1 What is this passing scene
A peevish April-day?
A little sun--a little rain--
And then night sweeps along the plain,
And all things fade away:
Man (soon discuss'd)
Yields up his trust,
And all his hopes and fears lie with him in the dust!
2 Oh, what is beauty's power?
It flourishes and dies;
Will the cold earth it's silence break,
To tell how soft, how smooth a cheek
Beneath it's surface lies?
Mute, mute is all
O'er beauty's fall;
Her praise resounds no more, when mantled in her pall.
3 The most belov'd on earth
Not long survives to-day;
So music past is obsolete,
And yet 'twas sweet, 'twas passing sweet,
But now 'tis gone away:
Thus does the shade,
In memory fade,
When in forsaken tomb the form belov'd is laid!
4 Then since this world is vain,
And volatile and fleet,
Why should I lay up earthly joys,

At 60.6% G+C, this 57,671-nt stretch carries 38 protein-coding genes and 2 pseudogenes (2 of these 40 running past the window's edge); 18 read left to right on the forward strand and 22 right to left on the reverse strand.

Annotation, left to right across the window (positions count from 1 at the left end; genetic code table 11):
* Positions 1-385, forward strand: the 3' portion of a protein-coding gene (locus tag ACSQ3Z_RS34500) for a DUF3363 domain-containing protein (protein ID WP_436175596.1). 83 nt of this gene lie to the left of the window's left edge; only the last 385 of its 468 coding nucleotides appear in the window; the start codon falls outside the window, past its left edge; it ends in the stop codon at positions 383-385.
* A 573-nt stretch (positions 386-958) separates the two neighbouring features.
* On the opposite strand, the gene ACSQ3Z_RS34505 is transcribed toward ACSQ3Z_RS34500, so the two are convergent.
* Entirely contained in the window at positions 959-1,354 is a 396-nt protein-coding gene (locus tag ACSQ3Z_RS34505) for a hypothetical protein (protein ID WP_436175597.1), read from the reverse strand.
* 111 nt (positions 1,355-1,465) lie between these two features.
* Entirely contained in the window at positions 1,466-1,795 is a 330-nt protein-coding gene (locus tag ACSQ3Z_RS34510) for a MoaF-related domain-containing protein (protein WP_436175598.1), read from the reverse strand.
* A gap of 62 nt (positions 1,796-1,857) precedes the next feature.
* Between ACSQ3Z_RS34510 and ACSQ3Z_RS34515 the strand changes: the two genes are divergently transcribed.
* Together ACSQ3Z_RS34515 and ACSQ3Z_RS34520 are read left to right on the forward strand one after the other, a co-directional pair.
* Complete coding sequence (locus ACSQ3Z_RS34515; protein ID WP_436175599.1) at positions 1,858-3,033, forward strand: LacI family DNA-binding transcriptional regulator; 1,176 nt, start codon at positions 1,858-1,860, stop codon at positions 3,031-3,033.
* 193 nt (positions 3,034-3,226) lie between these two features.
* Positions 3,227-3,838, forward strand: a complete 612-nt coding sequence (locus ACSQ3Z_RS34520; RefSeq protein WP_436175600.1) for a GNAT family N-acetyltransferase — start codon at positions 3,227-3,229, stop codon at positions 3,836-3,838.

Where rust corrupts and moth destroys,
And cares and sorrows eat?
Why fly from ill
With anxious skill,
When soon this hand will freeze, this throbbing heart lie still?
Source: Hymns, Selected and Original: for public and private worship (1st ed.) #220
|Instances (1 - 3 of 3)||Title||First Line||Tune||Tune Key||Author||Meter||Scripture||Date||Subject||Source|
|Hymns, Selected and Original, for Public and Private Worship #220||What is this passing scene||What is this passing scene||Henry K. White||1832|
|Hymns, Selected and Original: for public and private worship (1st ed.) #220||What is this passing scene||What is this passing scene||P. M.||1828||Holy Spirit | Vanity and uncertainty of life; Human frailty ||
|Hymns: selected and original, for public and private worship (30th ed.) #220||What is this passing scene||What is this passing scene||Henry K. White||1842|